Those of us with decent health insurance have the peace of mind of knowing that if we get sick or badly injured, we can get the medical care we need without a massive bill afterward. The same goes for our children. Your health plan may not be perfect, and dealing with the insurance company is not always pleasant, but it certainly beats having no insurance at all.
Most married couples in the Chicago area put the family on one spouse’s plan. But if that couple gets a divorce, what happens? Does each spouse have to get their own health insurance? What if one spouse does not work outside the home and does not have access to an employment-based plan?
Spousal continuation and your divorce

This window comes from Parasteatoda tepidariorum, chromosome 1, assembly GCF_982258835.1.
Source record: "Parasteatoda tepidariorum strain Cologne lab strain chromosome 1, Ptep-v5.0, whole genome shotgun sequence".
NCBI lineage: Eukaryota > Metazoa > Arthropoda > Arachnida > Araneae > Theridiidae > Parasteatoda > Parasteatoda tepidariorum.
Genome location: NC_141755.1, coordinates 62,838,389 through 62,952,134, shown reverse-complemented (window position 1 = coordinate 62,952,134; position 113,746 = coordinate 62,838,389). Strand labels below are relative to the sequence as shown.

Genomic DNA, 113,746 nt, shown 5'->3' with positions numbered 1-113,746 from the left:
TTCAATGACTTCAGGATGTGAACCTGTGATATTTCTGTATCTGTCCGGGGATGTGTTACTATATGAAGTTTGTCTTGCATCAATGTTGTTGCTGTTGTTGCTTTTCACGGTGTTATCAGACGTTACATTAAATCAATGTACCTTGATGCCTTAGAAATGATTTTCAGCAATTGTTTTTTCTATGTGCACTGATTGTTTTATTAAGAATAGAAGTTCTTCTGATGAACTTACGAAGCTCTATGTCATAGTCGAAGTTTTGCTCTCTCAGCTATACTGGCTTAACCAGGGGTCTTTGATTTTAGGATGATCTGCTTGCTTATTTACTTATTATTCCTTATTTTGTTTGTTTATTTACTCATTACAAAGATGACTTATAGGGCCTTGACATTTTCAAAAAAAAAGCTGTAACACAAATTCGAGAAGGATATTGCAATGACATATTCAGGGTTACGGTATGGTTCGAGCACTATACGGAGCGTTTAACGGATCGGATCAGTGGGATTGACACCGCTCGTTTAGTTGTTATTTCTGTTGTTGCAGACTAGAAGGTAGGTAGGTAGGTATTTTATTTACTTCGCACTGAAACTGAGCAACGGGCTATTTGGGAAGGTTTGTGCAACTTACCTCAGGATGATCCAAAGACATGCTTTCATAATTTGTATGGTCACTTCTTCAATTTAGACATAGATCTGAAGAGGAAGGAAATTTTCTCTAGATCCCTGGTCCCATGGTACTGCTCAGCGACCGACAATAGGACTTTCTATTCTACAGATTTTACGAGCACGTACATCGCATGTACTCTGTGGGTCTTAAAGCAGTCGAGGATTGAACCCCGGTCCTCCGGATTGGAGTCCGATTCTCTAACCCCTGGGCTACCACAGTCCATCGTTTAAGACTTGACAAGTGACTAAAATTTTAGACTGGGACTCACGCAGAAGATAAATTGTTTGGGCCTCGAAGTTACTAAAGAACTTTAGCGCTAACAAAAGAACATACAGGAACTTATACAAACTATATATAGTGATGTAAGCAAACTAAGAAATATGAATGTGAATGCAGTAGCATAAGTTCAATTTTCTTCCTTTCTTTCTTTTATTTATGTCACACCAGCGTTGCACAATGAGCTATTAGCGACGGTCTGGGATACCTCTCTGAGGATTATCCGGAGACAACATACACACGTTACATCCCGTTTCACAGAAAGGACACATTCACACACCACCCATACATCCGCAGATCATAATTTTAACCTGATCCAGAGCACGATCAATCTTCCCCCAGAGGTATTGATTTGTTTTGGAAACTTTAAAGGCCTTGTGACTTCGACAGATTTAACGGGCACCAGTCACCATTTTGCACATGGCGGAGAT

Fortunately, Illinois law allows you to stay on your ex’s health insurance after your divorce. It’s called “spousal continuation.” A statute lays out the steps you and your ex must take to make this happen.
The process is fairly simple. First, the insured former spouse must let their employer and insurance company know about the spousal continuation within 30 days of the final divorce decree. The insurance company will then mail a notice to the other ex, who has another 30 days to respond.
Why do exes agree to this?
Divorced parents commonly agree to keep their children on one parent’s health insurance to ensure the kids are covered. Whether your ex will accept keeping you on their plan might depend on cost. For example, paying for your health insurance could be cheaper than paying you more in spousal support to help you pay for your own insurance. Negotiating with your ex in good faith as part of your property division settlement should result in your having some form of health insurance.